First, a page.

In Overconnected, Bill Davidow explains how the almost miraculous success of the Internet in connecting the world through the Worldwide Web has also created a unique set of hazards, in effect overconnecting us, with the direst of consequences.
The benefits of our recently arrived-at state of connectivity have been myriad - from the ease with which it has been possible to buy a new house to the convenience of borrowing and investing money profitably. But the luxuries of the connected age have taken on a momentum all of their own. By counter-intuitively anatomizing how being overconnected tends to create systems of positive feedback that have largely negative consequences, Davidow explains everything from the recent subprime mortgage crisis to the meltdown of Iceland, from the loss of people's privacy to the spectacular fall of the stock market - all because we were so miraculously wired together.
Explaining how such symptoms of Internet connection as unforeseeable accidents and thought contagions acted to accelerate the downfall and make us permanently vulnerable to catastrophe, Davidow places our recent experience in historical perspective and offers a set of practical steps to minimize similar disasters in the future.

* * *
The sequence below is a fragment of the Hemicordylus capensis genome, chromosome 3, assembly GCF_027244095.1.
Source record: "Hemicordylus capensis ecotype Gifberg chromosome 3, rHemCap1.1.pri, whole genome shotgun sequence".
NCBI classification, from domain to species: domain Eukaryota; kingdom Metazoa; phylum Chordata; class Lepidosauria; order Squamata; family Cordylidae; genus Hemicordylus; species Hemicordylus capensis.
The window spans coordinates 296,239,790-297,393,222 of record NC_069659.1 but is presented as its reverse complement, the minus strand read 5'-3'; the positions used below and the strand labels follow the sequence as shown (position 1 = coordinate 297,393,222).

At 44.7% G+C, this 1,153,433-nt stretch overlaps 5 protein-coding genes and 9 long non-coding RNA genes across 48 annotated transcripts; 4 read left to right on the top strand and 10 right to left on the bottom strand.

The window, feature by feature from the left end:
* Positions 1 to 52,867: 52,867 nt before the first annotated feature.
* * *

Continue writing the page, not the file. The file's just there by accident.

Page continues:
“Overconnected has the wonderful effect of explaining seemingly unrelated problems in a way that instantly makes sense once it is pointed out, and that also suggests feasible corrections. One of the pioneers of the modern technology shows how the unanticipated effects of the Internet are distorting economics, politics, international relations, and individual lives. The book is clear, original, and worth being widely read.” (James Fallows, author and National Correspondent for The Atlantic)
"The technology genie is out of the bottle.... [Overconnected] is a great read that is part historical, part anecdotal.... [T]he book addresses a universal audience. Its key message is really to anyone who uses technology." (Paul Otinelli, CEO, Intel Corporation)
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